December 17th marks the International Day to End Violence Against Sex Workers. Historically, on this day sex workers carry red umbrellas and march through the streets of large cities to fight for their rights, reduce stigma, and to make their presence visible in a city. In 2016 Changing Lives organised the first of these marches in Newcastle upon Tyne.We joined sex workers, support workers, police, and other supporters on this march as well as the remembrance service that took place afterwards. Through ethno-mimesis, we recorded our experiences of the march and subsequent service, focusing on the use of digital technologies. Between the march and the service, we also encouraged attendants to partake in our ‘red umbrellas’ activity. Here we used the open source JigsAudio tool to begin to craft a living activist archive of Newcastle’s experiences on the International Day to End Violence Against Sex Workers.

With this activity, we have supported Changing Lives service delivery, while simultaneously developing a digital archive of sex worker voices. To our knowledge, this is the first time that experiences of those marching to end violence against sex workers are archived in this format. We archive the voices in a hybrid craft where playful crafting is mixed with tangible technologies to develop a space where the archive is manifested not only through the digital audio recording of voices, but also through the tangible crafted artefact.

The Partnership Quilt

The Partnership Quilt is a collaboration between Changing Lives, Six Penny Memories, and Open Lab at Newcastle University. It started out as an activity for clients of the Girls and Proud project in Changing Lives to do during the Northumberland drop-in sessions organised by Kirsty, but quickly turned into something bigger – clients began sewing at home, while waiting for appointments, or even in the bath! As Kim and Debbie from Six Penny Memories became involved in the project the individual pieces came together and were shaped into a well-balanced quilt. While this quilt by itself is something all those who put a stitch in it can be proud of, the addition of the secondary quilt is what makes this a truly special project. Angelika and Janis from Open Lab used do-it-yourself, flexible, and low-cost technologies to turn the soft and colourful quilt into a living archive of stories and experiences of Changing Lives service delivery in the North East of England. The addition of quilted capacitive touch sensors turns this traditional craft artefact into a contemporary piece of interactive art: by touching some of the rosettes on the quilt a voice is activated to tell a part of the story that lies in the folds and seams of the quilt.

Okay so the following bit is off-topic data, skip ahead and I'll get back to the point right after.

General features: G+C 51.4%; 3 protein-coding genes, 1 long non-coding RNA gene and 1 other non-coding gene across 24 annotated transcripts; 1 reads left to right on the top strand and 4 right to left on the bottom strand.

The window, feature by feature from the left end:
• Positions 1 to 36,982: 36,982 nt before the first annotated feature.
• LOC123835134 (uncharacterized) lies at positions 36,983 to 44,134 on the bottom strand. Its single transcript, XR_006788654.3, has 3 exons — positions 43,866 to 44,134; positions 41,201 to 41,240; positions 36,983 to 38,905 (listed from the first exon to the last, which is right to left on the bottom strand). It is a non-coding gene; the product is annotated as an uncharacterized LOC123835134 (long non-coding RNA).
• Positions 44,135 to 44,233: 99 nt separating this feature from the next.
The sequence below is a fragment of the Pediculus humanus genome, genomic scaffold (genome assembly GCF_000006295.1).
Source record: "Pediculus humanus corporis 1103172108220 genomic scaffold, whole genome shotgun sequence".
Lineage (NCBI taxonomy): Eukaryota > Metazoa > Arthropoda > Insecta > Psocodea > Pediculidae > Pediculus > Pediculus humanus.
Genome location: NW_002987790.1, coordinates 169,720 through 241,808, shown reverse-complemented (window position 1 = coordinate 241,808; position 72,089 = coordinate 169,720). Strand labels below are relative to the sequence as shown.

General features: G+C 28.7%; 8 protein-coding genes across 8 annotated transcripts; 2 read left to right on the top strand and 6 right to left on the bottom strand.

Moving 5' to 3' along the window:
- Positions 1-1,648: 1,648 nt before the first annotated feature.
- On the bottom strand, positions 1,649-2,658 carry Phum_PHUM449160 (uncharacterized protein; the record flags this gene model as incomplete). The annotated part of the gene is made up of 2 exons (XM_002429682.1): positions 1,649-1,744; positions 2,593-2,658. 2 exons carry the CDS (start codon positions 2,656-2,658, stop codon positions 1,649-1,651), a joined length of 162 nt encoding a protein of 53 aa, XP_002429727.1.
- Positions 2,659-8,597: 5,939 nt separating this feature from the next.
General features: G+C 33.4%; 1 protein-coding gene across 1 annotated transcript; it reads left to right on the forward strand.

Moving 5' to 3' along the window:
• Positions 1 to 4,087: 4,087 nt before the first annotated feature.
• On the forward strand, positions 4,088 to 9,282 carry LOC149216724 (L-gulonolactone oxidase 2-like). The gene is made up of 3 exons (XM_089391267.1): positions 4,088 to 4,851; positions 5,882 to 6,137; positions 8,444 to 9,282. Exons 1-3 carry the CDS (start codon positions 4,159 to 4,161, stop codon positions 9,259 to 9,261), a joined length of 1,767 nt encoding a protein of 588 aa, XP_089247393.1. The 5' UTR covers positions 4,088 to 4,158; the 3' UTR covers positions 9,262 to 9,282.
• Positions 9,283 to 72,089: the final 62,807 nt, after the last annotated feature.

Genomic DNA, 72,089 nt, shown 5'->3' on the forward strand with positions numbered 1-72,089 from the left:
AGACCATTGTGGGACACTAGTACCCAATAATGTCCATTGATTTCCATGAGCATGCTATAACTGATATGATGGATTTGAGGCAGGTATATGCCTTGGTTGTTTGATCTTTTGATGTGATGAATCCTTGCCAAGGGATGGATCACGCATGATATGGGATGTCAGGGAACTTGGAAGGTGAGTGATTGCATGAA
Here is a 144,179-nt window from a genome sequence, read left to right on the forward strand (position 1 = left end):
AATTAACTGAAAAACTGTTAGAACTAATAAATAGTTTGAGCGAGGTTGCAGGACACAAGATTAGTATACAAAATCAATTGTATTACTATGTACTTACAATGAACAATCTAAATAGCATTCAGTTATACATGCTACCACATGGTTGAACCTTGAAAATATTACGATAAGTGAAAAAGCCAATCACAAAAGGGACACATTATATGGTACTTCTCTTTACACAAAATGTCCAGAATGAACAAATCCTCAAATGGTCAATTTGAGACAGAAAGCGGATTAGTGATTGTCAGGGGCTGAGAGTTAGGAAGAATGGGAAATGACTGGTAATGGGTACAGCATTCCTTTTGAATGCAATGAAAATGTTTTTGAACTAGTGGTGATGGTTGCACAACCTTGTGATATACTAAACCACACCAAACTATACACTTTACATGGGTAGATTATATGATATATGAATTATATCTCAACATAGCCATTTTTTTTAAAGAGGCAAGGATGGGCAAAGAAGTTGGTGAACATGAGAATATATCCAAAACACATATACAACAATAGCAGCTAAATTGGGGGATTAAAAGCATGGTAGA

The materials we used allow us not only to continue to share the story of the quilt, but they allow Changing Lives staff to curate the audio recordings and easily exchange the voices that are shared through the quilt. Like this, it can be used for exhibitions, staff training, or focused one-on-one reflection.

It’s September – what?

Today is the first of September. And a small part of me wants to take part in the seemingly collective response of: ‘Holy shit?! How is it September already?!’ but a larger part of myself wants to appreciate what I’ve done for the last month, or two, or eight. Now, this isn’t because I think I’m amazing or ahead of the game…actually quite the contrary.

I often feel like I’m not doing enough work (before anyone who knows me starts shouting at me, I know this is untrue), and I often feel like I’m falling behind on things. I rarely finish my to do lists (but that’s because they’re too full and aren’t actually realistic), but also rarely forget to do stuff and/or miss deadlines so I think I’m getting some things right.

But back to it being September.

The internet wants me to constantly be stressed about doing a PhD. It’s the common trope: the frazzled, up late at night working, stressed PhD student. I really don’t want to say that this isn’t the case for a lot of people, but I just hate the idea that that is the norm. Again, I don’ t want to say that this isn’t a real lived experience for a lot (far too many) students, and let’s be honest I’m often in the lab way too long after 5pm too. But when you search anything to do with PhD life, studies, careers, etc. everything that seems to come up are blog posts about how the PhD is the most stressful time of your life, about how supervisors tell students what to do, and about how the pressure is so big.